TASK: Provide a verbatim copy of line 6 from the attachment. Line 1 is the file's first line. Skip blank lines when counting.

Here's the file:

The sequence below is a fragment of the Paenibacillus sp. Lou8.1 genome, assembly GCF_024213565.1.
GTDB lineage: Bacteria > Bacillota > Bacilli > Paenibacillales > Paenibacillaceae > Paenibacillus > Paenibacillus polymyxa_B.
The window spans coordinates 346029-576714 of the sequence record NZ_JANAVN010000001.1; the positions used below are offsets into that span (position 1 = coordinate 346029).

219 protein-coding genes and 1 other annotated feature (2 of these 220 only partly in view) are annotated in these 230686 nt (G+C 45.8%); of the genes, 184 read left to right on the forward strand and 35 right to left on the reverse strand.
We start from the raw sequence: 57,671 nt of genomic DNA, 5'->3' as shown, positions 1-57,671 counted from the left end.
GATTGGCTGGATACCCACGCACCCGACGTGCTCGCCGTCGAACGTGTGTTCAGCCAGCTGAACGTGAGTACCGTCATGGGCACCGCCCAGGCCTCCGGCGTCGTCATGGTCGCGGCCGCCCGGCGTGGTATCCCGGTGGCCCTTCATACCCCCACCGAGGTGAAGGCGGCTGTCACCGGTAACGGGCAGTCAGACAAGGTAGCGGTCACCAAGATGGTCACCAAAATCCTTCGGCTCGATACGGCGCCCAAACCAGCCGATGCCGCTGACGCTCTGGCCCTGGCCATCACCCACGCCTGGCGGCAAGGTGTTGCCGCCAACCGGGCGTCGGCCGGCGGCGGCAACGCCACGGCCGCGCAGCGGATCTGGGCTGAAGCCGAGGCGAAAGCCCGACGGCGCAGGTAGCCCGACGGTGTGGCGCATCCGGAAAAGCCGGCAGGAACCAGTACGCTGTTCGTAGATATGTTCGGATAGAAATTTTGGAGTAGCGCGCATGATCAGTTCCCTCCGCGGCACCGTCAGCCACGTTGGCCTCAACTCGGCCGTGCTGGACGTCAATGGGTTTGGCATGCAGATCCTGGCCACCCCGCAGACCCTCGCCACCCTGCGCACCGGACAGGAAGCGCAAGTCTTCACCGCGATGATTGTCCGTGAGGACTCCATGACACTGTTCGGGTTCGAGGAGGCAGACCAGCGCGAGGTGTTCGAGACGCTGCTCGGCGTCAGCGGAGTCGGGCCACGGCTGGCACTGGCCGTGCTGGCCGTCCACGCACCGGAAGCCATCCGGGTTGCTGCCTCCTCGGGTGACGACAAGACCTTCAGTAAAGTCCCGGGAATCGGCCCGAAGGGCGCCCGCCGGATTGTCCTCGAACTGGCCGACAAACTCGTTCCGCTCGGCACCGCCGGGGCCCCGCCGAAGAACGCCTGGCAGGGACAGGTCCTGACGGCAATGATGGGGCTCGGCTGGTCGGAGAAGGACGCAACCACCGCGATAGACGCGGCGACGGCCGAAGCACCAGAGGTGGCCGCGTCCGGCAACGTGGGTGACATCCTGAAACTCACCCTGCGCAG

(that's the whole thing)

GATTGGCTGGATACCCACGCACCCGACGTGCTCGCCGTCGAACGTGTGTTCAGCCAGCTGAACGTGAGTACCGTCATGGGCACCGCCCAGGCCTCCGGCGTCGTCATGGTCGCGGCCGCCCGGCGTGGTATCCCGGTGGCCCTTCATACCCCCACCGAGGTGAAGGCGGCTGTCACCGGTAACGGGCAGTCAGACAAGGTAGCGGTCACCAAGATGGTCACCAAAATCCTTCGGCTCGATACGGCGCCCAAACCAGCCGATGCCGCTGACGCTCTGGCCCTGGCCATCACCCACGCCTGGCGGCAAGGTGTTGCCGCCAACCGGGCGTCGGCCGGCGGCGGCAACGCCACGGCCGCGCAGCGGATCTGGGCTGAAGCCGAGGCGAAAGCCCGACGGCGCAGGTAGCCCGACGGTGTGGCGCATCCGGAAAAGCCGGCAGGAACCAGTACGCTGTTCGTAGATATGTTCGGATAGAAATTTTGGAGTAGCGCGCATGATCAGTTCCCTCCGCGGCACCGTCAGCCACGTTGGCCTCAACTCGGCCGTGCTGGACGTCAATGGGTTTGGCATGCAGATCCTGGCCACCCCGCAGACCCTCGCCACCCTGCGCACCGGACAGGAAGCGCAAGTCTTCACCGCGATGATTGTCCGTGAGGACTCCATGACACTGTTCGGGTTCGAGGAGGCAGACCAGCGCGAGGTGTTCGAGACGCTGCTCGGCGTCAGCGGAGTCGGGCCACGGCTGGCACTGGCCGTGCTGGCCGTCCACGCACCGGAAGCCATCCGGGTTGCTGCCTCCTCGGGTGACGACAAGACCTTCAGTAAAGTCCCGGGAATCGGCCCGAAGGGCGCCCGCCGGATTGTCCTCGAACTGGCCGACAAACTCGTTCCGCTCGGCACCGCCGGGGCCCCGCCGAAGAACGCCTGGCAGGGACAGGTCCTGACGGCAATGATGGGGCTCGGCTGGTCGGAGAAGGACGCAACCACCGCGATAGACGCGGCGACGGCCGAAGCACCAGAGGTGGCCGCGTCCGGCAACGTGGGTGACATCCTGAAACTCACCCTGCGCAG